The Spectrum botany gang spent a great week hiking gorges, creeks, and hills looking for Priority Flora in the Pilbara. The large survey area meant mobilising a large team, providing a fantastic opportunity for six of our enthusiastic botanists to spend time together in field, recording valuable data and improving knowledge of our unique flora in WA.
The study area is known to be potentially inhabited by a high number of significant flora species, and so prior to departing for the field, the team thoroughly studied the key characteristics of each species and produced detailed field guides to assist them with identification.
On the first day, we visited known significant flora locations to give the team the opportunity to really familiarise themselves with the target species and to understand how the plants appear at a distance, their form, and what colour they take on with the natural light. For example, is it shimery at a distance? Is it dull? Is it wispy? These are factors that can be difficult to interpret from photos, but make a huge difference in the field.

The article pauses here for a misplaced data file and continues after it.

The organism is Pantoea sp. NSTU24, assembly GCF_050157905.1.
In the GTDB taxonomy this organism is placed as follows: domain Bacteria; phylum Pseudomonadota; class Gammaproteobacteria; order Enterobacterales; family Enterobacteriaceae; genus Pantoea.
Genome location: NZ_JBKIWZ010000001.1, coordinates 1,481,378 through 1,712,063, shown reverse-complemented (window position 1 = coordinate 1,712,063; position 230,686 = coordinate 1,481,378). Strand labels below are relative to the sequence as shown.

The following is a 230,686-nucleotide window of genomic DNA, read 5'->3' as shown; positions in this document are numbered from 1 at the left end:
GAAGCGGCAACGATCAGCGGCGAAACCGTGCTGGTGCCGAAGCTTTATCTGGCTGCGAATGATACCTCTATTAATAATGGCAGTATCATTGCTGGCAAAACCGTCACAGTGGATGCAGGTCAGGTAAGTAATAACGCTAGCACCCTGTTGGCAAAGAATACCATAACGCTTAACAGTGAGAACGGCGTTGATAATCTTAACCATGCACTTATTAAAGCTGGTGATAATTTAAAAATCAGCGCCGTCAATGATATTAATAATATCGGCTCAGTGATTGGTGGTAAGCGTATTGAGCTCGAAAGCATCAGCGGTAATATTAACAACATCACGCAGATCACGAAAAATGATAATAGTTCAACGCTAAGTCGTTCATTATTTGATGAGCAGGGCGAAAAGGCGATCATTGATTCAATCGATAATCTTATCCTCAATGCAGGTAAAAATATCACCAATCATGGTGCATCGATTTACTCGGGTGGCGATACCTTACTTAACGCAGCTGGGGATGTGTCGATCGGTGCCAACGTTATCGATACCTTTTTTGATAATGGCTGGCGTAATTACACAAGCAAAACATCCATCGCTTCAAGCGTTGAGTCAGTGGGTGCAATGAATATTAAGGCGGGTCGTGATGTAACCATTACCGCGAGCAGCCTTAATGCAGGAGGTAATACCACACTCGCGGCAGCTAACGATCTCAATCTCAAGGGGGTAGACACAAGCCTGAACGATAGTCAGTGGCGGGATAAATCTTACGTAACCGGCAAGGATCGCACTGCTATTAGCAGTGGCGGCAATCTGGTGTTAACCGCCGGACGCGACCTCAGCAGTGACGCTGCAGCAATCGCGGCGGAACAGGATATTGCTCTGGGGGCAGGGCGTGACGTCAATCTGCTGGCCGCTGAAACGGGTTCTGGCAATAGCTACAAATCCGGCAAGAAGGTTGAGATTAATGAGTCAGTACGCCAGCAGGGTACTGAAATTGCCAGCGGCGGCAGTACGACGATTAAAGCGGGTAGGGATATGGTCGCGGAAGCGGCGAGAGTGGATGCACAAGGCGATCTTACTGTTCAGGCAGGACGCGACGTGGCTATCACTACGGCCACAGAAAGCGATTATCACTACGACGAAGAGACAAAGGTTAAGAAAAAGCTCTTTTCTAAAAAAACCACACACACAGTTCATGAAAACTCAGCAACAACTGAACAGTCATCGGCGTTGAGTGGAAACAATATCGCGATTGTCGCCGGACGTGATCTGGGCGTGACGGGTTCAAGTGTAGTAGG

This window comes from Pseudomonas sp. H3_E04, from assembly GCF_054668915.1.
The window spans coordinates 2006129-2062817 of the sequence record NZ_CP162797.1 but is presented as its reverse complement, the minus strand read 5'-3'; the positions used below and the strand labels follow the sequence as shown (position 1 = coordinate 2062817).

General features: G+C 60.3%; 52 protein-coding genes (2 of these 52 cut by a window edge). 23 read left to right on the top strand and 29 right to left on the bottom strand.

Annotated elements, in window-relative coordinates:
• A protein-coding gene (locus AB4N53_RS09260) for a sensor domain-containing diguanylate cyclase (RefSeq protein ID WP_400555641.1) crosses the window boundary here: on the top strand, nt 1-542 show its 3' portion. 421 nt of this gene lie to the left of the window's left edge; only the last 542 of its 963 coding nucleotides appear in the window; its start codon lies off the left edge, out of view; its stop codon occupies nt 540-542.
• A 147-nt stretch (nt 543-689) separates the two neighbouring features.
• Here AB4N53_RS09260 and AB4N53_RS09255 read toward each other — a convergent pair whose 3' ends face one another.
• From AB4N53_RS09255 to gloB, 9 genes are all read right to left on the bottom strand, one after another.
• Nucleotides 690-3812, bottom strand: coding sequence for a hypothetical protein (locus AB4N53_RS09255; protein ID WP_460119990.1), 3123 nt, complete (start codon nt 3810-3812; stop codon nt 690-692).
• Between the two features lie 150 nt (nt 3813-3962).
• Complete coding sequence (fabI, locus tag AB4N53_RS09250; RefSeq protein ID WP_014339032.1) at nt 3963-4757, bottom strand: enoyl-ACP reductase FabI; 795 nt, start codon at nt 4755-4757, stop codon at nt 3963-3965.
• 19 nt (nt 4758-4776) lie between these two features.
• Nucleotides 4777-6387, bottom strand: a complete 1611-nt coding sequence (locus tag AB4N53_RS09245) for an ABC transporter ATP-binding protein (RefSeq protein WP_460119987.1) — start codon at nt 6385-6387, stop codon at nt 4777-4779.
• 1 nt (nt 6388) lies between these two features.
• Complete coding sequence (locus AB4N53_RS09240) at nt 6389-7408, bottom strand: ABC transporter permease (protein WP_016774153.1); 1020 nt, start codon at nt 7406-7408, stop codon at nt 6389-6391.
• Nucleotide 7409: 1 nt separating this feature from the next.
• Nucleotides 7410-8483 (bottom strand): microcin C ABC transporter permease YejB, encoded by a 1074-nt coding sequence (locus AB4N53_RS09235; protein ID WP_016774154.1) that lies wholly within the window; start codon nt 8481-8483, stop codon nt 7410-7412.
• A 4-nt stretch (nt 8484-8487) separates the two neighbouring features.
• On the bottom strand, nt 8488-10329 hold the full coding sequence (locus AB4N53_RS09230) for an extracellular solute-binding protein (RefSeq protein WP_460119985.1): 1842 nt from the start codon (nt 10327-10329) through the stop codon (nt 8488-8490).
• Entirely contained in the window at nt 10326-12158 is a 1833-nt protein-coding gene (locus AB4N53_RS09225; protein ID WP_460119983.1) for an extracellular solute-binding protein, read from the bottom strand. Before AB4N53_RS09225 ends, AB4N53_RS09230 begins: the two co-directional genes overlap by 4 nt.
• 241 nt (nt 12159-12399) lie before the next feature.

We walked hundreds of kilometres of transects and had the pleasure of spending time with a great client who came out to visit us for two days. The tracks really put our four-wheel driving skills to the test, with steep inclines, and many, many call up areas.
Most of the species we were looking for occurred along the small tributaries and drainage lines of the area. Walking these creeks lined with the white bark of the Eucalyptus victrix, the red Grevillea wickhamii and yellowy/pink of the Acacia inaequilatera in full flower was awesome.
In total, we found eight Priority Flora Taxa, including Priority 4 Acacia bromilowiana and Priority 4 Sida sp. Barlee Range. Both Priority species love steep cliffs, and I can safely say that we all came back with much thicker thighs! A lot of the hiking was up-hill, and we all ate a load of ice cream to compensate for all the exercise we were doing! All in all, it was an awesome week of field work spent with great people!